Stem cell patents challenged

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Sacramento Bee

While Congress argued the morality of embryonic stem cell experimentation Tuesday, a separate national fight erupted over rights to the financial fruits of such research.

A Santa Monica-based consumer advocacy group announced that it has appealed to the U.S. Patent Office to revoke three patents held by a University of Wisconsin foundation that cover virtually all embryonic stem cell research.

The patents cover the process by which researchers isolate stem cells from a week-old embryo. This standard method yields the cells used in virtually all embryonic stem cell experiments. So, any university or biotech company that wants to do that sort of research in the United States must negotiate a license from the Wisconsin Alumni Research Foundation.

The group argues that the patents are overly broad and will discourage companies from bringing stem cell treatments to market. The issue is particularly glaring in California, where many hope to see medical breakthroughs from $3 billion in bond funding authorized by Proposition 71.

“We don’t think the research developments are going to come to fruition” if the patents stand, said John Simpson, spokesman for the Foundation for Taxpayer and Consumer Rights. “That’s why we’re trying to break the patents.”

Embryonic stem cells are drawn from an embryo soon after fertilization. They can mature into any kind of cell of the body. Because of that special characteristic, they are thought to hold a key to treating a wide variety of diseases, such as AIDS and diabetes. Treatments employing embryonic stem cells, however, are still years away.

While the Wisconsin group gives out free licenses to academic researchers, the patents give it a right to negotiate a cut of the royalties from any treatments that arise from that research.

Because the patents don’t apply outside the United States, Simpson said, biotech companies will be motivated to set up shop abroad to avoid the licensing requirements.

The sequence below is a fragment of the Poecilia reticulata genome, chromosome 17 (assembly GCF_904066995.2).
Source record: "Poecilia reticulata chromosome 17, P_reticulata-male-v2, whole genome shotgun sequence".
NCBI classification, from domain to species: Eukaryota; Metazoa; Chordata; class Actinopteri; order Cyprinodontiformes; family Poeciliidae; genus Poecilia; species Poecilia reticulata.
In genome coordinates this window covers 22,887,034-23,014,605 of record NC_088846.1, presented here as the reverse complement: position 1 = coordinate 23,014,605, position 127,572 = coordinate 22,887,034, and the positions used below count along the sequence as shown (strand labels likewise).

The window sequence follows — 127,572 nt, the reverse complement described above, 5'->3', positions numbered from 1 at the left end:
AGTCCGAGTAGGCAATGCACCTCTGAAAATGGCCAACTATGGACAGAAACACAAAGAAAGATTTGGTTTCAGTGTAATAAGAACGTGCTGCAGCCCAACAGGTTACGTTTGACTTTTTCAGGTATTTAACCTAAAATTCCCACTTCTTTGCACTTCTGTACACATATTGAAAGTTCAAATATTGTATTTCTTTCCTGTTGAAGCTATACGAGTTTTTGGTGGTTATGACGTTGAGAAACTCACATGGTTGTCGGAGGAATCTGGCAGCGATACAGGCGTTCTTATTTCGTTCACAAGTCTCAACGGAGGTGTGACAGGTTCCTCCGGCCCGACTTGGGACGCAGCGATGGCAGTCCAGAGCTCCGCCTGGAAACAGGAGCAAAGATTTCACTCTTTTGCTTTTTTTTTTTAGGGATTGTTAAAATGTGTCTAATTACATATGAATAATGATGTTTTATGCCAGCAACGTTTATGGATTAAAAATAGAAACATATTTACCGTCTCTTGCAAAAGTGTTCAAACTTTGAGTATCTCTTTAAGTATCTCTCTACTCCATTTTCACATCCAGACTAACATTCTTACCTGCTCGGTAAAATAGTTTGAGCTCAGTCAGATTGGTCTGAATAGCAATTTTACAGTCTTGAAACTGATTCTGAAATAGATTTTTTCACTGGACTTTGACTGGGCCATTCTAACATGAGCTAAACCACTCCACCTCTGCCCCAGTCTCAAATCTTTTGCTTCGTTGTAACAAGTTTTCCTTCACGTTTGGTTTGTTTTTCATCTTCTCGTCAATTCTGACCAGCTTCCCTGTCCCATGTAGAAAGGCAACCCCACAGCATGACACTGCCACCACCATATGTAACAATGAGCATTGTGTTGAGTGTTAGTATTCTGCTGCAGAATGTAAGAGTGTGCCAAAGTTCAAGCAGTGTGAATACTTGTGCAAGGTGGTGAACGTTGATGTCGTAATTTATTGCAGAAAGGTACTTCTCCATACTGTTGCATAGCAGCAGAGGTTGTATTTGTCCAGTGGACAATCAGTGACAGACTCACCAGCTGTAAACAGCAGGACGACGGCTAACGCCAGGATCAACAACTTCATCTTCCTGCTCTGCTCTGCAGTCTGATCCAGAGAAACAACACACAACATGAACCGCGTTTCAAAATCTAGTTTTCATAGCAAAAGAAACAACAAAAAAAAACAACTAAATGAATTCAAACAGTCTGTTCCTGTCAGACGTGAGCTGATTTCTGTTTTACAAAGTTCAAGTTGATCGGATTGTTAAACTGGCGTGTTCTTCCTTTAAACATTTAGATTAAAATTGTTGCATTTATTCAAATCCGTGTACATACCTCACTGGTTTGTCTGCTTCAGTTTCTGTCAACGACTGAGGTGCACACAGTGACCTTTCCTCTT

In a short statement Tuesday, Carl Gulbrandsen, managing director of the Wisconsin research foundation, said that the group stands behind the patents and called the challenge “politically and financially motivated.”

Negotiating patents and licenses is an everyday part of biotech research and development. But, said Wendy Streitz, policy director for the University of California’s office of technology transfer, the way that Wisconsin is choosing to exercise its patent rights is unusual.

“It’s not the cost of the license that’s the issue. It’s the very fact that we’re being asked to take one” — a requirement that breaks with academic tradition, she said. “There is the concern that if this became common practice, university technology transfer offices would be spending all of their time issuing licenses to each other.”

In its appeal to the Patent Office, Simpson’s group argues that the patents should be invalidated because they don’t represent an original advance deserving of intellectual property protection.

“The ‘Eureka moment’ that WARF claims was the decision (by a University of Wisconsin researcher) to use the same methods that everybody had used before” to isolate stem cells from embryos of other mammals such as mice, said Jeanne Loring. Loring is a San Diego-based stem cell researcher who submitted a sworn declaration in support of the challenge.

The U.S. Patent Office likely will decide whether to consider the patent appeal within six months, said Bill Warren, an intellectual property attorney in Atlanta.

A full review of the patent could take several years, he said.

Consumer Watchdog
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